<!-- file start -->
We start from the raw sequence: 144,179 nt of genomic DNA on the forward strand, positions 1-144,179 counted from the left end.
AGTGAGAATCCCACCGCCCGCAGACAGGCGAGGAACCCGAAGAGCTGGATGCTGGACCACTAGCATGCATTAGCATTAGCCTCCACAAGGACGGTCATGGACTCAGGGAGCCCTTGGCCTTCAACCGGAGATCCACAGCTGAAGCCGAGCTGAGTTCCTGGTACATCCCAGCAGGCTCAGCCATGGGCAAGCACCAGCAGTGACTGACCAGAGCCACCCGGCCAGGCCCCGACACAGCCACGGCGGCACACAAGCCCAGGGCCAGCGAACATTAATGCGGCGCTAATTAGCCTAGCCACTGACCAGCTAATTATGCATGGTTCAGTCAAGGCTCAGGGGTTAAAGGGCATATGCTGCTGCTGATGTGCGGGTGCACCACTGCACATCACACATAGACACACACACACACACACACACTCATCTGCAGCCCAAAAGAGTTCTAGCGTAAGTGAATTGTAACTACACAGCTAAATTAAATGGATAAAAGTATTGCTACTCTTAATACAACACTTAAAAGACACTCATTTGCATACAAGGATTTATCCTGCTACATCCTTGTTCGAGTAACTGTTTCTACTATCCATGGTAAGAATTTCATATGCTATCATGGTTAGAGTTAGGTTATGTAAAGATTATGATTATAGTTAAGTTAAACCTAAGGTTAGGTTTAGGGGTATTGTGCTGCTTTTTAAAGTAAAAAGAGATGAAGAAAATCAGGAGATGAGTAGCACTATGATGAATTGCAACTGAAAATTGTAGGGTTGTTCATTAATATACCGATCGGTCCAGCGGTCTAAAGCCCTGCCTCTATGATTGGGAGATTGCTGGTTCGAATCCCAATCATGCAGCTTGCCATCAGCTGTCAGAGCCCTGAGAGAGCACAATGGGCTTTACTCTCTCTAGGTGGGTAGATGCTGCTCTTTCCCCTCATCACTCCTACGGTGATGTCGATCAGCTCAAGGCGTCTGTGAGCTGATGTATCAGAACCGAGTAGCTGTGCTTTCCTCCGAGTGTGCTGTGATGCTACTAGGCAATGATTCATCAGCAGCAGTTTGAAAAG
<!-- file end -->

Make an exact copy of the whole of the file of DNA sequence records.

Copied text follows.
We start from the raw sequence: 144,179 nt of genomic DNA on the forward strand, positions 1-144,179 counted from the left end.
AGTGAGAATCCCACCGCCCGCAGACAGGCGAGGAACCCGAAGAGCTGGATGCTGGACCACTAGCATGCATTAGCATTAGCCTCCACAAGGACGGTCATGGACTCAGGGAGCCCTTGGCCTTCAACCGGAGATCCACAGCTGAAGCCGAGCTGAGTTCCTGGTACATCCCAGCAGGCTCAGCCATGGGCAAGCACCAGCAGTGACTGACCAGAGCCACCCGGCCAGGCCCCGACACAGCCACGGCGGCACACAAGCCCAGGGCCAGCGAACATTAATGCGGCGCTAATTAGCCTAGCCACTGACCAGCTAATTATGCATGGTTCAGTCAAGGCTCAGGGGTTAAAGGGCATATGCTGCTGCTGATGTGCGGGTGCACCACTGCACATCACACATAGACACACACACACACACACACACTCATCTGCAGCCCAAAAGAGTTCTAGCGTAAGTGAATTGTAACTACACAGCTAAATTAAATGGATAAAAGTATTGCTACTCTTAATACAACACTTAAAAGACACTCATTTGCATACAAGGATTTATCCTGCTACATCCTTGTTCGAGTAACTGTTTCTACTATCCATGGTAAGAATTTCATATGCTATCATGGTTAGAGTTAGGTTATGTAAAGATTATGATTATAGTTAAGTTAAACCTAAGGTTAGGTTTAGGGGTATTGTGCTGCTTTTTAAAGTAAAAAGAGATGAAGAAAATCAGGAGATGAGTAGCACTATGATGAATTGCAACTGAAAATTGTAGGGTTGTTCATTAATATACCGATCGGTCCAGCGGTCTAAAGCCCTGCCTCTATGATTGGGAGATTGCTGGTTCGAATCCCAATCATGCAGCTTGCCATCAGCTGTCAGAGCCCTGAGAGAGCACAATGGGCTTTACTCTCTCTAGGTGGGTAGATGCTGCTCTTTCCCCTCATCACTCCTACGGTGATGTCGATCAGCTCAAGGCGTCTGTGAGCTGATGTATCAGAACCGAGTAGCTGTGCTTTCCTCCGAGTGTGCTGTGATGCTACTAGGCAATGATTCATCAGCAGCAGTTTGAAAAG